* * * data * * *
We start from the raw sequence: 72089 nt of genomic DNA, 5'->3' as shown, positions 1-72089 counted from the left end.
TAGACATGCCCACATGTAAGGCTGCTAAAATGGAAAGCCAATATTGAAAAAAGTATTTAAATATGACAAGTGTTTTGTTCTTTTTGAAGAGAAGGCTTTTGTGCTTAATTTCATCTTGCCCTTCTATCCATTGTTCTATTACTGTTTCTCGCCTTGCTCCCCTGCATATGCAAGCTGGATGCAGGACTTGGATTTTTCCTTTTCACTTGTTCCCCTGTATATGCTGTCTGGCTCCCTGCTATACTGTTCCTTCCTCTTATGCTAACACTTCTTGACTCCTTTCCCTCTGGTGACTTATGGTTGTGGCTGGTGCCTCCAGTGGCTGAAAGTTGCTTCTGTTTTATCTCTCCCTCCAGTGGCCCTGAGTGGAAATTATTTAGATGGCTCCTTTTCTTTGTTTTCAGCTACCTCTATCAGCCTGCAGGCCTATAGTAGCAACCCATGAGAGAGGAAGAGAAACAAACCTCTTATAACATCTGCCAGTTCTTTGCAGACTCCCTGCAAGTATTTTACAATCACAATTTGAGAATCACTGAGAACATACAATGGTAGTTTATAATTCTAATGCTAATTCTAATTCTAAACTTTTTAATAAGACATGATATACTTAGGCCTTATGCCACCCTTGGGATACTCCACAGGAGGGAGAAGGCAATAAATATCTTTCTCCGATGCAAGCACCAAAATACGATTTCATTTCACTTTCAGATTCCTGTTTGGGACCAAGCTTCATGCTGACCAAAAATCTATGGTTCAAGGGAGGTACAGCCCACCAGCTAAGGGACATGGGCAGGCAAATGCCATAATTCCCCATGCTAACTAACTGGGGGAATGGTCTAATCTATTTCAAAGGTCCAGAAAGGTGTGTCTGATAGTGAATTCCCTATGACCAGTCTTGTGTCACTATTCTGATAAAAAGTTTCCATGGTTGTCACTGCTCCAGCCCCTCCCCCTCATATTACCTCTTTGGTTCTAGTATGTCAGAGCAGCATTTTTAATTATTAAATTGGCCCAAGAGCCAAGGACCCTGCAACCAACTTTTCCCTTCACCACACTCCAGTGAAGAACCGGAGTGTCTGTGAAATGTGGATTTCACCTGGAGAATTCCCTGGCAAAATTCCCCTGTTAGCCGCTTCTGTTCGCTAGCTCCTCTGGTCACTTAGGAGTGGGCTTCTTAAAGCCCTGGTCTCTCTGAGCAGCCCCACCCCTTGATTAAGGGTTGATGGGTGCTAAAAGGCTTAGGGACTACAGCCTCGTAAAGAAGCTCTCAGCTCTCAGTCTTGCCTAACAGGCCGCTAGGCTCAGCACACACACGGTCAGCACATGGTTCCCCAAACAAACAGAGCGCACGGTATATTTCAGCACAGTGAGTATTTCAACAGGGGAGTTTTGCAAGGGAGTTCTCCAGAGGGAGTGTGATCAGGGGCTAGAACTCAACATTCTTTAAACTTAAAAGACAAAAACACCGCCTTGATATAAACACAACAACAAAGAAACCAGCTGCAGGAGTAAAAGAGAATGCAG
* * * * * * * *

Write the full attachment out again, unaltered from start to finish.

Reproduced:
We start from the raw sequence: 72089 nt of genomic DNA, 5'->3' as shown, positions 1-72089 counted from the left end.
TAGACATGCCCACATGTAAGGCTGCTAAAATGGAAAGCCAATATTGAAAAAAGTATTTAAATATGACAAGTGTTTTGTTCTTTTTGAAGAGAAGGCTTTTGTGCTTAATTTCATCTTGCCCTTCTATCCATTGTTCTATTACTGTTTCTCGCCTTGCTCCCCTGCATATGCAAGCTGGATGCAGGACTTGGATTTTTCCTTTTCACTTGTTCCCCTGTATATGCTGTCTGGCTCCCTGCTATACTGTTCCTTCCTCTTATGCTAACACTTCTTGACTCCTTTCCCTCTGGTGACTTATGGTTGTGGCTGGTGCCTCCAGTGGCTGAAAGTTGCTTCTGTTTTATCTCTCCCTCCAGTGGCCCTGAGTGGAAATTATTTAGATGGCTCCTTTTCTTTGTTTTCAGCTACCTCTATCAGCCTGCAGGCCTATAGTAGCAACCCATGAGAGAGGAAGAGAAACAAACCTCTTATAACATCTGCCAGTTCTTTGCAGACTCCCTGCAAGTATTTTACAATCACAATTTGAGAATCACTGAGAACATACAATGGTAGTTTATAATTCTAATGCTAATTCTAATTCTAAACTTTTTAATAAGACATGATATACTTAGGCCTTATGCCACCCTTGGGATACTCCACAGGAGGGAGAAGGCAATAAATATCTTTCTCCGATGCAAGCACCAAAATACGATTTCATTTCACTTTCAGATTCCTGTTTGGGACCAAGCTTCATGCTGACCAAAAATCTATGGTTCAAGGGAGGTACAGCCCACCAGCTAAGGGACATGGGCAGGCAAATGCCATAATTCCCCATGCTAACTAACTGGGGGAATGGTCTAATCTATTTCAAAGGTCCAGAAAGGTGTGTCTGATAGTGAATTCCCTATGACCAGTCTTGTGTCACTATTCTGATAAAAAGTTTCCATGGTTGTCACTGCTCCAGCCCCTCCCCCTCATATTACCTCTTTGGTTCTAGTATGTCAGAGCAGCATTTTTAATTATTAAATTGGCCCAAGAGCCAAGGACCCTGCAACCAACTTTTCCCTTCACCACACTCCAGTGAAGAACCGGAGTGTCTGTGAAATGTGGATTTCACCTGGAGAATTCCCTGGCAAAATTCCCCTGTTAGCCGCTTCTGTTCGCTAGCTCCTCTGGTCACTTAGGAGTGGGCTTCTTAAAGCCCTGGTCTCTCTGAGCAGCCCCACCCCTTGATTAAGGGTTGATGGGTGCTAAAAGGCTTAGGGACTACAGCCTCGTAAAGAAGCTCTCAGCTCTCAGTCTTGCCTAACAGGCCGCTAGGCTCAGCACACACACGGTCAGCACATGGTTCCCCAAACAAACAGAGCGCACGGTATATTTCAGCACAGTGAGTATTTCAACAGGGGAGTTTTGCAAGGGAGTTCTCCAGAGGGAGTGTGATCAGGGGCTAGAACTCAACATTCTTTAAACTTAAAAGACAAAAACACCGCCTTGATATAAACACAACAACAAAGAAACCAGCTGCAGGAGTAAAAGAGAATGCAG